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BANYAN Oodles of Noodles

Oodles of Noodles

BANYAN Oodles of Noodles

Through indelible soupy offerings, diners can discover a remarkable range of ramen dishes.




Ramen is underrated. Decades of the instant stuff have left us disillusioned, haunted by late college nights when all there was were leathery noodles, watery broth, and strangely dehydrated toppings. We kept them in the back of cupboards, encased in cheap Styrofoam and ready to be microwaved (even if the warning labels told us not to!) when the fridge sat empty and our bank accounts begged us not to eat out anymore. In the western world’s collective consciousness, instant ramen was ramen.

But, ramen—real ramen—is far from instant. It is a labor of patience. Its individual components are ritually prepared hours, sometimes days, in advance, lovingly boiled, braised, or pressed to ease out its most dynamic flavors.

Just prior to a decade ago, authentic ramen could only be found in Japan. Even in Hawai‘i, where the Japanese are the second largest ethnic group, it was relegated to mom and pop shops or hole-in-the wall eateries known only through word-of-mouth. Then ramen hit the American mainstream in the early 2000s, a charge lead by Korean-American chef David Chang and his Momofuku ramen bar. In Hawai‘i, the movement was paralleled by local institutions like Goma Tei, which opened in 2006.

At Goma Tei, co-owner Kenneth Siu has made sure that every part of the process is as authentic as it can be. Almost every ingredient is either imported from Japan or inspired by techniques that Siu learned when he visited his friend, a traditional Japanese chef, in Nagoya. Their noodles are made fresh every day, pressed in-house at their Kahala Mall location with a noodle machine imported from Japan. Raw sesame, also brought from Japan, is roasted and stone ground then boiled with pork bone, chicken stewers, and vegetables over several hours to make the broth for their signature tan-tan ramen.

“Yes, food is subjective, but good food never lies,” Siu tells me over steaming bowls of ramen. One dish is Siu’s most recent creation: truffle ramen. A stickler for culinary perfection, it took Siu six months to perfect the recipe which includes infusing truffle powder directly into the noodles. As I slurp down the last of my ramen, I compliment Siu over the taste. He responds, “The authentic way is the one that lasts.”

At Eating House 1849, my meal comes in the form of a dish so big that the server has to carry it with two hands. Since first opening its Kaua‘i location in 2016, chef Roy Yamaguchi’s latest restaurant has become an homage to Hawai‘i’s plantation days and the era’s cuisine. It would not have been uncommon for Japanese plantation workers to cook up a bowl after a long day in the field. In fact, the local favorite, saimin, has its roots in Japanese plantation cuisine where it combined with Chinese and Filipino noodle dishes.

Eating House’s take on ramen is more elevated than what would have been shared in communal meals at the plantation. Their spicy ramen has a creamy broth that is more pork than sesame, toeing away from the strong peanut buttery taste that is often associated with sesame-based ramen. The pork belly is braised to the point that it is almost delicate. When I scoop it into my mouth, it only rests on my tongue for a few seconds before it melts into tangy morsels. It’s a hearty dish that has full-bodied umami in every slurp.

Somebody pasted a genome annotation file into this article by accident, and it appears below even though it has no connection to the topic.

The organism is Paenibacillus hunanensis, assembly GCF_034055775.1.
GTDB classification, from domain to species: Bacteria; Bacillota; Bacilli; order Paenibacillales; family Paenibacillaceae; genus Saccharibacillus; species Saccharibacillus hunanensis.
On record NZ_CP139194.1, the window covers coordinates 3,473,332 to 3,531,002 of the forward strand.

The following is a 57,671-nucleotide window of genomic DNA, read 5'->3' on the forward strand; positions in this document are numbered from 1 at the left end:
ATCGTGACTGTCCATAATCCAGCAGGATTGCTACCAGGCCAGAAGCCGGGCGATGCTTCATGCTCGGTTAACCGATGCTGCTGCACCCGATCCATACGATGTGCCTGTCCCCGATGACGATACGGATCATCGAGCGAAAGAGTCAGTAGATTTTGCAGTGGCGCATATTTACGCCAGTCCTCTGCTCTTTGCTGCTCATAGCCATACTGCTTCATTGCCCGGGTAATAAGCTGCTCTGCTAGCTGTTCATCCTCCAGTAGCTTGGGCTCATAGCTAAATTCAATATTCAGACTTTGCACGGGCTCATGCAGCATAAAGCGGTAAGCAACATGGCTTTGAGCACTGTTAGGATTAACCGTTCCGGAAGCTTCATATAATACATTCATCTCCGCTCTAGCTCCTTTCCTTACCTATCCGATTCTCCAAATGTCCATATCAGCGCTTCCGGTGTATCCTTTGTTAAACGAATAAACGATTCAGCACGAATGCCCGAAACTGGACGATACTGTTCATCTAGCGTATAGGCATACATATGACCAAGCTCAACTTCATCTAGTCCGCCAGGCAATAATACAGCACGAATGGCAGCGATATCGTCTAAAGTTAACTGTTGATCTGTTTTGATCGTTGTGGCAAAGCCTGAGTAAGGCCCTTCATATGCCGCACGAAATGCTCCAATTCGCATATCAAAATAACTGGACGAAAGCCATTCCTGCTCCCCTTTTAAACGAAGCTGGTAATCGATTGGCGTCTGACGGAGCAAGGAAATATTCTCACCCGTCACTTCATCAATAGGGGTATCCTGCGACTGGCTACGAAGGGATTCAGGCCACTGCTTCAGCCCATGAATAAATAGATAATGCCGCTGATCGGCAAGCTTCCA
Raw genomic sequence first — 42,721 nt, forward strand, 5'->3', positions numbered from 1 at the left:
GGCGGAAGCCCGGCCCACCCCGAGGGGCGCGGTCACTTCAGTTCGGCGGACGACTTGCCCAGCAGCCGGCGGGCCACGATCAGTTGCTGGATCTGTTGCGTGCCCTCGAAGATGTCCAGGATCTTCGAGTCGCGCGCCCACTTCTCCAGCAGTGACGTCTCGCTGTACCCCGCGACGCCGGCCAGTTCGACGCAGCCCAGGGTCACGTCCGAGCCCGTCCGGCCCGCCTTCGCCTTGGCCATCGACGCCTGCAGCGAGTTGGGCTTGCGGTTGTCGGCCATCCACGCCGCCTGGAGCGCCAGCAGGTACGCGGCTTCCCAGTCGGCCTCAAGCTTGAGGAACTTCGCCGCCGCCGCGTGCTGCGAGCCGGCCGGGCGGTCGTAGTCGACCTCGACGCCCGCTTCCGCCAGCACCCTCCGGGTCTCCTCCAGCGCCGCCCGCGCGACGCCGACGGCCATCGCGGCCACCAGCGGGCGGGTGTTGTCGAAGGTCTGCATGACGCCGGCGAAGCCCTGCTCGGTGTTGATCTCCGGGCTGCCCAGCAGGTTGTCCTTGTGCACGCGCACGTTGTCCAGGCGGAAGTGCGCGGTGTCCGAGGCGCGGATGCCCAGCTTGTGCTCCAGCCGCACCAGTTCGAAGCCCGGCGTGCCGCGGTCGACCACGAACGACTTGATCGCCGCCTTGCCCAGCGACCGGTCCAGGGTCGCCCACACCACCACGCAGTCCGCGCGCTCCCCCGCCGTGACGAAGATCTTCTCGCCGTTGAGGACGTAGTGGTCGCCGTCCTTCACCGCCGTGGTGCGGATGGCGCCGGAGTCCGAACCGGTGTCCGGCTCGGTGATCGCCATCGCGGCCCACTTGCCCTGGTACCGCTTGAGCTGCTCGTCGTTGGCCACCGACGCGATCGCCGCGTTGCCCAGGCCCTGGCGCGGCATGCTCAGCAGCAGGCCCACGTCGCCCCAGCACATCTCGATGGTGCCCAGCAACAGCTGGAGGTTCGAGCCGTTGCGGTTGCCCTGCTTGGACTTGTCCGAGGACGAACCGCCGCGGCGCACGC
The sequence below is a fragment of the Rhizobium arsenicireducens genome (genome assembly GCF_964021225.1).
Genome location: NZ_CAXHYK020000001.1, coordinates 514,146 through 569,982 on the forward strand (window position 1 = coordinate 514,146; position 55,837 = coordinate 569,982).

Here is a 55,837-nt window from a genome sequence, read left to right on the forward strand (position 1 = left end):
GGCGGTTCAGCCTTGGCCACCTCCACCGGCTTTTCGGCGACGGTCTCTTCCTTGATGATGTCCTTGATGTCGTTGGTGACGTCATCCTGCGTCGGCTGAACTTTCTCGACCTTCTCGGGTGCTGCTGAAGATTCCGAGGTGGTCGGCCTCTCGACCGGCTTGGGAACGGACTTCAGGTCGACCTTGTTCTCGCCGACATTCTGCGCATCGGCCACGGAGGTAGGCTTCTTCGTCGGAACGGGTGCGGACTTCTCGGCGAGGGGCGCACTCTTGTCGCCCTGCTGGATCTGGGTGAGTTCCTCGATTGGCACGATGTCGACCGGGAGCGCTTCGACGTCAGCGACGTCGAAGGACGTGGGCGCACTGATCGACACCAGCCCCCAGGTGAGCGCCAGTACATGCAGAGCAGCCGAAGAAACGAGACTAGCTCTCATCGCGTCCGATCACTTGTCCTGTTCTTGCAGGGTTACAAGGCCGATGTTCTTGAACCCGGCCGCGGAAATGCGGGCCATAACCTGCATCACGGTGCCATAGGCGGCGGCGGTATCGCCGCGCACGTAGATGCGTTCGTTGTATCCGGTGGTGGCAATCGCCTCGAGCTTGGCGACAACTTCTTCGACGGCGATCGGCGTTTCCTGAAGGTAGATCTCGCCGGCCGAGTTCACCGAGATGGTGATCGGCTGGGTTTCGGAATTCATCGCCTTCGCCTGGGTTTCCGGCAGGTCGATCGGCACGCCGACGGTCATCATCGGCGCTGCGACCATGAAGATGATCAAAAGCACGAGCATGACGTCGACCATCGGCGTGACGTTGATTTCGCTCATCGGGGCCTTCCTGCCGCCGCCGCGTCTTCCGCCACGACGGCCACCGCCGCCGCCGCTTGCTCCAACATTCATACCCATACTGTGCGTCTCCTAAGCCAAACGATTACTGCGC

In contrast, the tempura ramen is light. The broth has the faintest shoyu flavor, not so much that it overpowers the dish but enough to compliment its other components. The various tempura fixings go down with a crunch, a satisfying balance to the noodle’s tenderness. Despite the dishes’ yin and yang natures, they have a common bond in the freshness that lingers in every bite. As a local institution, Eating House sources a majority of its ingredients from local farmers, ranchers, and fishermen not only to support the local agricultural industry but to maximize each dish’s freshness.

“We like to use local ingredients because you can really taste the difference,” says Randy Bangloy, executive chef of Eating House’s Waikīkī location. “A dish is only as good as its ingredients.”

Journey past the row of shelves flaunting Mitsuwa Marketplace’s assortment of imported Japanese goodies and you’ll find Santouka Hokkaido Ramen. Tucked into the store’s back corner, the restaurant might look unassuming under bright fluorescent lights. But its selection of combination ramen and rice dishes is probably the closest iteration to what you’ll experience in the fast-paced streets of urban Japan. Santouka is a direct import from Japan and in its success has expanded to nine countries with 15 locations in the U.S. alone.

Although it is made for patrons who are on-the-go, it does not sacrifice any time or care in preparing filling yet tasteful bowls. Customers can choose from a wide range of ramen. From the shio ramen with its gentle flavor and mild salt taste to tokusen toroniku ramen (Santouka’s first and signature dish), there is a ramen for every discerning taste.

When all was said and done, there was nothing left for me to do but sit back in my chair and pat my stomach. My curiosity has been sated, my palate cleansed of any past impressions of what ramen is. The next time someone offers me microwaved, dehydrated noodles, I’ll have to ask: “Have you tried the real stuff?”